The Advertising Standards Authority (ASA) has announced that it has upheld two complaints regarding adverts for Virgin Media's broadband services.
Both complaints came from customers claiming they had signed up to Virgin's 12-month broadband contract, only to be told they would face an increase in their monthly charge, before their minimum term was over.
Two 12-month contracts were advertised on the provider's site, one for £4 a month for six months and another for £25 a month.
The ASA concluded that the adverts were misleading and potentially in breach of Ofcom’s rules on mid-contract price hikes.
Responding to ruling, Virgin said prices were subject to change in the middle of contracts due to fluctuations in added-on costs, such as line rental.
Under current rules, UK providers must notify customers of any price rise 30 days beforehand, while also allowing subscribers to cancel their contracts during this period without any penalty charges.
Virgin Media has reportedly insisted it was unable to foresee how much the core price of any of its packages would rise, adding that Ofcom guidance did not prevent it from raising prices during the minimum term, although it did concede that the regulator was likely to treat such a situation as being detrimental to customers.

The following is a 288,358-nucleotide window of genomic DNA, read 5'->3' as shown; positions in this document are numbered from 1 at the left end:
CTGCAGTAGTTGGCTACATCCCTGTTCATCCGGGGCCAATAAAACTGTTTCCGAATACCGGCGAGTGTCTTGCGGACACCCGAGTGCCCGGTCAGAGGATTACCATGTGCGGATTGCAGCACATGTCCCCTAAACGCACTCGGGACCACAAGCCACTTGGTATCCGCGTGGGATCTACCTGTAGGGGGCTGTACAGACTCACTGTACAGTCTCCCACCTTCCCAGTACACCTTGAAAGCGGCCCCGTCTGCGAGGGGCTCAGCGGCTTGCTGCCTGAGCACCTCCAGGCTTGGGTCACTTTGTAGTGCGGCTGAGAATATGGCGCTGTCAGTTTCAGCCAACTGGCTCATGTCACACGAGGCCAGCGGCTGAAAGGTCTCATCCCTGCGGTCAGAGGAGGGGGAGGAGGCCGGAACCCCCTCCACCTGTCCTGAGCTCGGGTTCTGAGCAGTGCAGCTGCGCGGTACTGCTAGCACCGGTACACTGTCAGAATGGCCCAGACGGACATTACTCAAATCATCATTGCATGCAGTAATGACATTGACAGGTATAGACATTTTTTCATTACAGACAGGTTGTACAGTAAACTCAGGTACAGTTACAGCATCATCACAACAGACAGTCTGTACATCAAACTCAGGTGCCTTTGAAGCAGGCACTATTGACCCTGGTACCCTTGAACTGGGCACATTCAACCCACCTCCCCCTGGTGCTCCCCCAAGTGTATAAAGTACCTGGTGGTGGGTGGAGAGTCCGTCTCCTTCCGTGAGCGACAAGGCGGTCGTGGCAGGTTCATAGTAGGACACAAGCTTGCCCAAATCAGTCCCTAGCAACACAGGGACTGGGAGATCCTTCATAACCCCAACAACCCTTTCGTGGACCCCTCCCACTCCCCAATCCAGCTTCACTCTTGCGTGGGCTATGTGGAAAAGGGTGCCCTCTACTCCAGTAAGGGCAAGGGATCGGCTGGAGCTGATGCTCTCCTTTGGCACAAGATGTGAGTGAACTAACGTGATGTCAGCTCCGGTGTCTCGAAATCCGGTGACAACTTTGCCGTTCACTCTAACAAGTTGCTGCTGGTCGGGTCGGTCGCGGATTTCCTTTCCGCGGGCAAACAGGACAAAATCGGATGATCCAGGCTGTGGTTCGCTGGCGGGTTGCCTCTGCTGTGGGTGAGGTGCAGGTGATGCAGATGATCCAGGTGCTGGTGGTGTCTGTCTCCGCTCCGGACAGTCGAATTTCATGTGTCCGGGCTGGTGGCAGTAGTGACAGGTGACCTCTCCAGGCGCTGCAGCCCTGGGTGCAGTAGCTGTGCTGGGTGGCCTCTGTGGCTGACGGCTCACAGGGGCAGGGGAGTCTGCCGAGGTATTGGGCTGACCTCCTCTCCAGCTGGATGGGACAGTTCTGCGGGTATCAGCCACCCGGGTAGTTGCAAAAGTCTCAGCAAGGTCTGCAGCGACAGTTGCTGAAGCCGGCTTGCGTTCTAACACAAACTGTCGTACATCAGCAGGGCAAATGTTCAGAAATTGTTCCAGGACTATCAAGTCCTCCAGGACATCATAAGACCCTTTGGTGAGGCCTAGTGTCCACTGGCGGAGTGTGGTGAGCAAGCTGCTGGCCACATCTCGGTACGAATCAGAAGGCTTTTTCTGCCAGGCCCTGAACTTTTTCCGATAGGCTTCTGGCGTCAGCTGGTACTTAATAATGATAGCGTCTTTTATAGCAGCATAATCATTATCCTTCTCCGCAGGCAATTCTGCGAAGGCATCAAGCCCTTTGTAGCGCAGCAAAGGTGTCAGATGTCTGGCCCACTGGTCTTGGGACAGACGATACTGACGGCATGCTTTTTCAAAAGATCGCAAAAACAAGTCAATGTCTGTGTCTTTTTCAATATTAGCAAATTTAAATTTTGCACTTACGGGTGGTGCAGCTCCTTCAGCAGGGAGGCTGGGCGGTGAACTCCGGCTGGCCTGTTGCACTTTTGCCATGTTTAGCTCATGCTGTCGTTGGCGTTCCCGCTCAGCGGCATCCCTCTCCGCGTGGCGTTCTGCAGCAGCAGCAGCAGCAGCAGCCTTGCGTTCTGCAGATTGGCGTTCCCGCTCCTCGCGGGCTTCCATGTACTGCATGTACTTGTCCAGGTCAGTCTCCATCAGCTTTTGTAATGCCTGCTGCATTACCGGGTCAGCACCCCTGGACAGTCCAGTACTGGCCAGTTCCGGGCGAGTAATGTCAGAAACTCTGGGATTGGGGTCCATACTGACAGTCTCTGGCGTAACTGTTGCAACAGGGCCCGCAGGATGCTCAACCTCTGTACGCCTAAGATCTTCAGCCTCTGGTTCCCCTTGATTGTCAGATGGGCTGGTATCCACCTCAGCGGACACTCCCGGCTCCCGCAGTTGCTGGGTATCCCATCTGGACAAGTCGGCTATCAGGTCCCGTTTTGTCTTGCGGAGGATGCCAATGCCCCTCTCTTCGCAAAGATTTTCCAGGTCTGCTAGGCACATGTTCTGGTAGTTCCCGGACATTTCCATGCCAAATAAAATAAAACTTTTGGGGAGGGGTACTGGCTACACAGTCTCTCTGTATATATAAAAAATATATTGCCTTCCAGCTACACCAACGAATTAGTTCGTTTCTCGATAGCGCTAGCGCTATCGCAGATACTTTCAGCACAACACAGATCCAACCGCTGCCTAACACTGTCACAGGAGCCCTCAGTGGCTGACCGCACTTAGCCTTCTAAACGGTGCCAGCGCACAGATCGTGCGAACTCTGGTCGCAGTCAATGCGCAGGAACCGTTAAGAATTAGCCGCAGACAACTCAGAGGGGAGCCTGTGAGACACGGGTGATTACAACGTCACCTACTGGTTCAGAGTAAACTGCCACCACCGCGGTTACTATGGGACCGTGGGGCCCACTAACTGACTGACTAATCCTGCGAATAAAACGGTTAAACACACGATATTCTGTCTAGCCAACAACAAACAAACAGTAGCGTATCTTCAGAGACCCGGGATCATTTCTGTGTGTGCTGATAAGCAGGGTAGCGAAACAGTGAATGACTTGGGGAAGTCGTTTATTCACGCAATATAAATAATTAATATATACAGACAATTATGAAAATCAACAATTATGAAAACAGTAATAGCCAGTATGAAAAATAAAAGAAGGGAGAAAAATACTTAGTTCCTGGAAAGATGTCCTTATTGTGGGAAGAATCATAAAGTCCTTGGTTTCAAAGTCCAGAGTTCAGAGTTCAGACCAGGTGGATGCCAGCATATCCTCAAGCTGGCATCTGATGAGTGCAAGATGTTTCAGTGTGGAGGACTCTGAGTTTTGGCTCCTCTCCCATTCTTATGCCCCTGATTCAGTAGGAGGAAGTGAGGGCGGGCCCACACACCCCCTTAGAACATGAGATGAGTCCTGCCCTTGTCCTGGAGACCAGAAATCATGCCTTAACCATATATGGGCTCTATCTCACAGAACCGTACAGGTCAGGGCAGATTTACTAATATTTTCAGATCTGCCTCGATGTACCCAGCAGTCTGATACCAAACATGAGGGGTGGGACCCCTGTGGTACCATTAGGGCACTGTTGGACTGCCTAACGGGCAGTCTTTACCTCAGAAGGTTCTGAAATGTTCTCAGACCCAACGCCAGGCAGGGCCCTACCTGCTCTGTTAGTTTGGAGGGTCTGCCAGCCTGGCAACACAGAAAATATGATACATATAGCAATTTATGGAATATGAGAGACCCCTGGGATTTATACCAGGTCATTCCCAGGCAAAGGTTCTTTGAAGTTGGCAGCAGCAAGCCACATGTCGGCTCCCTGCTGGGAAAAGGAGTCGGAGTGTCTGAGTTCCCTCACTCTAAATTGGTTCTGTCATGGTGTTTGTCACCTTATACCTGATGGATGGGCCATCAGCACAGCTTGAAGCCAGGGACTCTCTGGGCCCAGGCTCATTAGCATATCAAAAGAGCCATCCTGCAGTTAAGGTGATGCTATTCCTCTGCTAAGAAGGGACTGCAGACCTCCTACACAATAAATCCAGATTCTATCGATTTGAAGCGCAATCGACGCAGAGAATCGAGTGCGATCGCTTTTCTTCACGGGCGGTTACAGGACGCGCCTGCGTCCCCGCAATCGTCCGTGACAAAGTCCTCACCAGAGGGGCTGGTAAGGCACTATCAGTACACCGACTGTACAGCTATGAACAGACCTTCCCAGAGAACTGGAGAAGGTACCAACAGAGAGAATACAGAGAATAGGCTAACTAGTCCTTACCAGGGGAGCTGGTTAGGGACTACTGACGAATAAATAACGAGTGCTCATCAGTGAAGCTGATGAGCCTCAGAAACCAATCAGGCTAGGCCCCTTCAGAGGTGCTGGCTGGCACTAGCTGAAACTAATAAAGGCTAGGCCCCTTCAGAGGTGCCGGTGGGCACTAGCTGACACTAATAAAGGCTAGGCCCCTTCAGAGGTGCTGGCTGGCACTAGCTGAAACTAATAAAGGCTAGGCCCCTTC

However, the ASA has ruled that while both of the advertised contracts were variable, the company had not done enough to inform customers that contracts were not fixed during the minimum term of the contract.
The authority said: "We considered that the monthly price of a contract was likely to be material to consumers when deciding on a telecommunications package, and that they might not choose a particular package if they knew that the monthly cost could increase beyond the amounts stated in the ad, during the minimum term."
As part of the ASA's ruling, the adverts in question must not appear again on the website in their current form.